Latino authors have tended to overlook gender issues in their writings, Euro-American writers
have frequently used a superficial understanding of Latino societies to depict sexism as an
ethnic characteristic. Thus, denunciations of Latino machismo like Kate Bravermans Palm
Latitudes end up stigmatizing the whole Latino community by deploying multiculturalism as a
way to cover up a deeply seeded racial anxiety. The book then turns to look at alternative
representations of Latino femininity in the female gangbanger novels of Laura del Fuego and
Ixta Maya Murray.
A reflection on the current de-barrioization of Latino culture and politics and culture
undertaken by writers such as Graciela Limn and Michael Nava concludes the chapter and
the book. Lpez-Calvo describes how these authors question rigid categories of identity
to articulate a variety of post-national politics and search for alternative futures that may
transcend racial anxieties and patterns of social oppression.
The large corpus of primary texts selected for Latino Los Angeles and Lpez-Calvos ability
to trace their thematic commonalities and organize these into a cogent argument makes this an
ambitious critical study and a comprehensive guide to the issue. The sheer number of books
studied, however, also means that the readings become symptomatic for the most part,
suggestive at their best, fragmentary other times. The books theoretical framework follows a
similar pattern, introducing a rich number of perspectives from studies on the social
implications of space and the critique of the underlying racial anxieties at the centre of current
debates on multiculturalism, to the analysis of the ecological dimension in literature and the
feminist critiques of traditional understandings of identity that shed light on specific texts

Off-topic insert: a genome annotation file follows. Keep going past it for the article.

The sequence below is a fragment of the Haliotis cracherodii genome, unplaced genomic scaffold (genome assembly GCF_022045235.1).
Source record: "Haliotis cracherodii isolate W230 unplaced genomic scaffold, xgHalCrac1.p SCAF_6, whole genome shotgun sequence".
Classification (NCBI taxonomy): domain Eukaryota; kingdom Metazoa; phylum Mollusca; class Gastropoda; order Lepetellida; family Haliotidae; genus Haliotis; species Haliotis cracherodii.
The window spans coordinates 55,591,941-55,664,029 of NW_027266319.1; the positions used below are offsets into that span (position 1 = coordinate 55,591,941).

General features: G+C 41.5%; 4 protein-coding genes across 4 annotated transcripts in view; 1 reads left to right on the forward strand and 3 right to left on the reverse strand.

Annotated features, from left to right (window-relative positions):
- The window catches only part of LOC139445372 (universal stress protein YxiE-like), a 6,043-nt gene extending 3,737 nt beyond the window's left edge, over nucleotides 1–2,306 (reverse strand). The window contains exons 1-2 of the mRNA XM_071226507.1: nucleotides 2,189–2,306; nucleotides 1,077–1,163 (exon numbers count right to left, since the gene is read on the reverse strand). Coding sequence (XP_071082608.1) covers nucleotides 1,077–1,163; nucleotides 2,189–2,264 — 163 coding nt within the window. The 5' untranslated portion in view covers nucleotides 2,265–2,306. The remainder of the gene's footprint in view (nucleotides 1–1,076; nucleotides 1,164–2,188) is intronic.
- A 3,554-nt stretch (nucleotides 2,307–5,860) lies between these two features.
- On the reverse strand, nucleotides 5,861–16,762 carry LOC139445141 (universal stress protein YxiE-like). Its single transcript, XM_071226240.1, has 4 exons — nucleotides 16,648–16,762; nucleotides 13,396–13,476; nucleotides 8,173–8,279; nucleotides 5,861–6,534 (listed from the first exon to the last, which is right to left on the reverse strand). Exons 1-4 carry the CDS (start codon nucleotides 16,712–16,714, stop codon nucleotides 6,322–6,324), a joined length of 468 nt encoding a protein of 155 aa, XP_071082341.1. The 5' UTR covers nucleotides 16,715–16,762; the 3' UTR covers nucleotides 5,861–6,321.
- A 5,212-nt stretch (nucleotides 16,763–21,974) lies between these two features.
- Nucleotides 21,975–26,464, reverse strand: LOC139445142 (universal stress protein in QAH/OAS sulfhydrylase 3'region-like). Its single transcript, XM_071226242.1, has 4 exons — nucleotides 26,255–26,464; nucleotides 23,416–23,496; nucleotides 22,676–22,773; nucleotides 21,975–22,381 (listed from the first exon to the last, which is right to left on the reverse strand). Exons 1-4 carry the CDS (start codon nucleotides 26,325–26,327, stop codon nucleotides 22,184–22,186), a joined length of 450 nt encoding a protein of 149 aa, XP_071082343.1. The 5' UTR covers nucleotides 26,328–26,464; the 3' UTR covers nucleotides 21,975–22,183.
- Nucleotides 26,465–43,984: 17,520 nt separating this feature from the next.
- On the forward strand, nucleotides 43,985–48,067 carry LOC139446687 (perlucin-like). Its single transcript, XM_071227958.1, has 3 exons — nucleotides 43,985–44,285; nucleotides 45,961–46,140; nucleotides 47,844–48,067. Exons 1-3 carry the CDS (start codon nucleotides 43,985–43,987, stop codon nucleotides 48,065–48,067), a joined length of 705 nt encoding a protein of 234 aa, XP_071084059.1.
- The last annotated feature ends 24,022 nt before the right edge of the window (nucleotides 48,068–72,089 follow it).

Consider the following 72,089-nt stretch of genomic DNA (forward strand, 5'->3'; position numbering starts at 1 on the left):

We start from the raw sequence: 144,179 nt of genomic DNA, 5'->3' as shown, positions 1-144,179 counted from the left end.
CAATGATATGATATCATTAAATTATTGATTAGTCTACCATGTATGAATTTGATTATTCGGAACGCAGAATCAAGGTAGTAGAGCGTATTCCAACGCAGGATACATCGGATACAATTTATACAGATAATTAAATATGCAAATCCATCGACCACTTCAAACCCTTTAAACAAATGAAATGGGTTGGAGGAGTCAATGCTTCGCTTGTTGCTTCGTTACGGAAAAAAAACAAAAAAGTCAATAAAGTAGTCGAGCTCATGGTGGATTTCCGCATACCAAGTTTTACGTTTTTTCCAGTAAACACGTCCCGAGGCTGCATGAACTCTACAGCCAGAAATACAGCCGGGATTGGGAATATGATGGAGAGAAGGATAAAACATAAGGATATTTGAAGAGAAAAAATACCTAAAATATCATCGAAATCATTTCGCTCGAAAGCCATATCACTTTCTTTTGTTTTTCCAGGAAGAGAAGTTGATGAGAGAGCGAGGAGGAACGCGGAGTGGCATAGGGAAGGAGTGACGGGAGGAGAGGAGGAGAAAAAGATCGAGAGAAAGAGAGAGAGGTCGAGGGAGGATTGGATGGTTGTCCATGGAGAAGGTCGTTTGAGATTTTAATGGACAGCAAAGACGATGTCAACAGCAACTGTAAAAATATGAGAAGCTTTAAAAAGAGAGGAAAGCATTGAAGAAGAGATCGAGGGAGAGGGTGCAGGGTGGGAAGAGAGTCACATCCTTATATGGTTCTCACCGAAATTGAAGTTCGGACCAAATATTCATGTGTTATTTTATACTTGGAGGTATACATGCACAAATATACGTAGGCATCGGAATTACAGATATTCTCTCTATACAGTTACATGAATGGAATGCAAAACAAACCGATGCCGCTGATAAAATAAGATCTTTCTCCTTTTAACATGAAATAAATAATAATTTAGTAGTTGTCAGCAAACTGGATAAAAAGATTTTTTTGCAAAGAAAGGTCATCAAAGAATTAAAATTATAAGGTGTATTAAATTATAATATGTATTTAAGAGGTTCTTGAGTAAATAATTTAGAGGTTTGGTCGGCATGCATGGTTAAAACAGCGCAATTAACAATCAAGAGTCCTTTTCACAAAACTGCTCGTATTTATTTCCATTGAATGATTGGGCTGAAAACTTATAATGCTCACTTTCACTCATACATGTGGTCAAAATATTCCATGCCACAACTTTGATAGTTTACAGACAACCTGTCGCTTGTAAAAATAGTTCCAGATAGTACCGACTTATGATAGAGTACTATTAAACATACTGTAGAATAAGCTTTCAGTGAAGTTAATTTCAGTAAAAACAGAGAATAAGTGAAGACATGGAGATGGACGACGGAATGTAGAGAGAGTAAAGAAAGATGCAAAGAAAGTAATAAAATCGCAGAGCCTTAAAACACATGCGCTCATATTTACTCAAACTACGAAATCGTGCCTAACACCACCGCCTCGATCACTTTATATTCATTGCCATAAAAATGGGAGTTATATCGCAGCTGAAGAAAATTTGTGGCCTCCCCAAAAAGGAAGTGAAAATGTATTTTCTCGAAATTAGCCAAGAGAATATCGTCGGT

but are, at times, not fully developed and coordinated. The study depends heavily on the notion
of racial anxiety, a concept that James Kyung Jin-Lee develops in his critique of certain strains
and uses of multiculturalism. In Latino Los Angeles, the concept is mostly used at face value
to question the intentions of those authors looking at Latino communities from the outside,
who instrumentalize them in order to paint their works with a multiculturalist varnish. As
Kyung Jin-Lee demonstrates, however, manifestations of racial anxiety exist both in the group

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that racializes and in the one being racialized (Kyung Jin-Lee, 2004: 145). Also, while
racial anxiety points to unresolved conflicts present in those defending and attacking multiculturalism, it does not fully devalue nor erase the implicit utopian promise of the latter (Kyung
Jin-Lee, 2004: xxx). More attention to the ambivalence and tension that lie at the heart
of racial anxiety, and other critical concepts used in the book, would have been desirable.
While these tasks may be completed in future projects, Latino Los Angeles stands now as a
comprehensive and well articulated study of the many tensions derived from the identitary
interdependence between Los Angeles and its Latino population that will prove extremely
valuable in pointing new directions for Latino studies.

Bibliography
Davis, M. 1999. Ecology of Fear: Los Angeles and the Imagination of Disaster. New York: Vintage.
Kyung Jin-Lee, J. 2004. Urban Triage: Race and the Fictions of Multiculturalism. Minneapolis: University of
Minnesota Press.

State University of New York, Stony Brook

Adrin Prez Melgosa